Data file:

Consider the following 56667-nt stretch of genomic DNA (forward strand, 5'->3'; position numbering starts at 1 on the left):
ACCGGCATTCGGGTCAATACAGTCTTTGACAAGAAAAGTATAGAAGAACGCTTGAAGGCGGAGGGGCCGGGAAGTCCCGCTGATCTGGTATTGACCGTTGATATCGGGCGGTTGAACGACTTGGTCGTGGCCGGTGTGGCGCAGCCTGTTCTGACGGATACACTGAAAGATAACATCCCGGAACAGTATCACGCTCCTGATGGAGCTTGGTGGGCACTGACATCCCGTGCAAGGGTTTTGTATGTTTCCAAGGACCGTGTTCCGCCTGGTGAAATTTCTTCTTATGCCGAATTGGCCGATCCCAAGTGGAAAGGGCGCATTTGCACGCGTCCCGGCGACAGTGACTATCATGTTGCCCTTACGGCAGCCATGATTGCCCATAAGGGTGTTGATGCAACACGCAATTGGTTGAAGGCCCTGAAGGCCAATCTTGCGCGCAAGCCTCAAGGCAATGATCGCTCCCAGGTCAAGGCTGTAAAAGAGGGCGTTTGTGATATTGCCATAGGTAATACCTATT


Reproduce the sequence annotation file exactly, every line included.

Consider the following 56667-nt stretch of genomic DNA (forward strand, 5'->3'; position numbering starts at 1 on the left):
ACCGGCATTCGGGTCAATACAGTCTTTGACAAGAAAAGTATAGAAGAACGCTTGAAGGCGGAGGGGCCGGGAAGTCCCGCTGATCTGGTATTGACCGTTGATATCGGGCGGTTGAACGACTTGGTCGTGGCCGGTGTGGCGCAGCCTGTTCTGACGGATACACTGAAAGATAACATCCCGGAACAGTATCACGCTCCTGATGGAGCTTGGTGGGCACTGACATCCCGTGCAAGGGTTTTGTATGTTTCCAAGGACCGTGTTCCGCCTGGTGAAATTTCTTCTTATGCCGAATTGGCCGATCCCAAGTGGAAAGGGCGCATTTGCACGCGTCCCGGCGACAGTGACTATCATGTTGCCCTTACGGCAGCCATGATTGCCCATAAGGGTGTTGATGCAACACGCAATTGGTTGAAGGCCCTGAAGGCCAATCTTGCGCGCAAGCCTCAAGGCAATGATCGCTCCCAGGTCAAGGCTGTAAAAGAGGGCGTTTGTGATATTGCCATAGGTAATACCTATT